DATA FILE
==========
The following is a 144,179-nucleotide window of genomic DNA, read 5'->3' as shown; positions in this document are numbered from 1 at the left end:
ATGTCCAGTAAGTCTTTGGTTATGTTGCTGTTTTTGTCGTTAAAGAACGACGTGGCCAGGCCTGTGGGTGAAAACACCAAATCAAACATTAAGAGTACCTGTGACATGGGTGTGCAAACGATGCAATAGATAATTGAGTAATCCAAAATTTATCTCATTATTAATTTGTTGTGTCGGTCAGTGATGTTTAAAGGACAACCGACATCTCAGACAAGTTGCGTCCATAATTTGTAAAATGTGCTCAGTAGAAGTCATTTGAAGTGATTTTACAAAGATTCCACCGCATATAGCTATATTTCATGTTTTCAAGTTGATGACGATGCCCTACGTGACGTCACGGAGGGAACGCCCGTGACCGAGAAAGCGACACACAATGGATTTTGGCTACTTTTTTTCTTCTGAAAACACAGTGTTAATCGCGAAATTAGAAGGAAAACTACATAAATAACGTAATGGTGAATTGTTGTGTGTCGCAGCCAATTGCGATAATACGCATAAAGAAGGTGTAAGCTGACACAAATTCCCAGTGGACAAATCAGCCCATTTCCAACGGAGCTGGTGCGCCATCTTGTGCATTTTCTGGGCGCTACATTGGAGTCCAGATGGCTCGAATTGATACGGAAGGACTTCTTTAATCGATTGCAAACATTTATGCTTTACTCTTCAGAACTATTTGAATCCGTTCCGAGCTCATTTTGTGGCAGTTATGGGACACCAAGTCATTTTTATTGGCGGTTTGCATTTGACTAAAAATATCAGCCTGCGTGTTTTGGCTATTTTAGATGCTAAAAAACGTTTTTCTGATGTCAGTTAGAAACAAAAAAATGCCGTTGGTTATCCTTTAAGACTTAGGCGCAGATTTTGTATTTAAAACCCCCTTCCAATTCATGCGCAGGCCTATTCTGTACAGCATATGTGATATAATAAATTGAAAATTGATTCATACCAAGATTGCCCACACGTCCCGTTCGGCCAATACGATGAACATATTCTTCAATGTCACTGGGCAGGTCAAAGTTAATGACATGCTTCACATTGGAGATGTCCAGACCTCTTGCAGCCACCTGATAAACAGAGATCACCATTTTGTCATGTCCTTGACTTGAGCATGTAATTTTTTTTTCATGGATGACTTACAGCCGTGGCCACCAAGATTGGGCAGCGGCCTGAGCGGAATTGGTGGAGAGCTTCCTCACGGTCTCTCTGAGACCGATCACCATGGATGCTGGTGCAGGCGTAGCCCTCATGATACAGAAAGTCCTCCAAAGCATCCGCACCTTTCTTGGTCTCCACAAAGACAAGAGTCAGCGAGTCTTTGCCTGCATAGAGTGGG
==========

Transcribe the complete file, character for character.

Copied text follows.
The following is a 144,179-nucleotide window of genomic DNA, read 5'->3' as shown; positions in this document are numbered from 1 at the left end:
ATGTCCAGTAAGTCTTTGGTTATGTTGCTGTTTTTGTCGTTAAAGAACGACGTGGCCAGGCCTGTGGGTGAAAACACCAAATCAAACATTAAGAGTACCTGTGACATGGGTGTGCAAACGATGCAATAGATAATTGAGTAATCCAAAATTTATCTCATTATTAATTTGTTGTGTCGGTCAGTGATGTTTAAAGGACAACCGACATCTCAGACAAGTTGCGTCCATAATTTGTAAAATGTGCTCAGTAGAAGTCATTTGAAGTGATTTTACAAAGATTCCACCGCATATAGCTATATTTCATGTTTTCAAGTTGATGACGATGCCCTACGTGACGTCACGGAGGGAACGCCCGTGACCGAGAAAGCGACACACAATGGATTTTGGCTACTTTTTTTCTTCTGAAAACACAGTGTTAATCGCGAAATTAGAAGGAAAACTACATAAATAACGTAATGGTGAATTGTTGTGTGTCGCAGCCAATTGCGATAATACGCATAAAGAAGGTGTAAGCTGACACAAATTCCCAGTGGACAAATCAGCCCATTTCCAACGGAGCTGGTGCGCCATCTTGTGCATTTTCTGGGCGCTACATTGGAGTCCAGATGGCTCGAATTGATACGGAAGGACTTCTTTAATCGATTGCAAACATTTATGCTTTACTCTTCAGAACTATTTGAATCCGTTCCGAGCTCATTTTGTGGCAGTTATGGGACACCAAGTCATTTTTATTGGCGGTTTGCATTTGACTAAAAATATCAGCCTGCGTGTTTTGGCTATTTTAGATGCTAAAAAACGTTTTTCTGATGTCAGTTAGAAACAAAAAAATGCCGTTGGTTATCCTTTAAGACTTAGGCGCAGATTTTGTATTTAAAACCCCCTTCCAATTCATGCGCAGGCCTATTCTGTACAGCATATGTGATATAATAAATTGAAAATTGATTCATACCAAGATTGCCCACACGTCCCGTTCGGCCAATACGATGAACATATTCTTCAATGTCACTGGGCAGGTCAAAGTTAATGACATGCTTCACATTGGAGATGTCCAGACCTCTTGCAGCCACCTGATAAACAGAGATCACCATTTTGTCATGTCCTTGACTTGAGCATGTAATTTTTTTTTCATGGATGACTTACAGCCGTGGCCACCAAGATTGGGCAGCGGCCTGAGCGGAATTGGTGGAGAGCTTCCTCACGGTCTCTCTGAGACCGATCACCATGGATGCTGGTGCAGGCGTAGCCCTCATGATACAGAAAGTCCTCCAAAGCATCCGCACCTTTCTTGGTCTCCACAAAGACAAGAGTCAGCGAGTCTTTGCCTGCATAGAGTGGG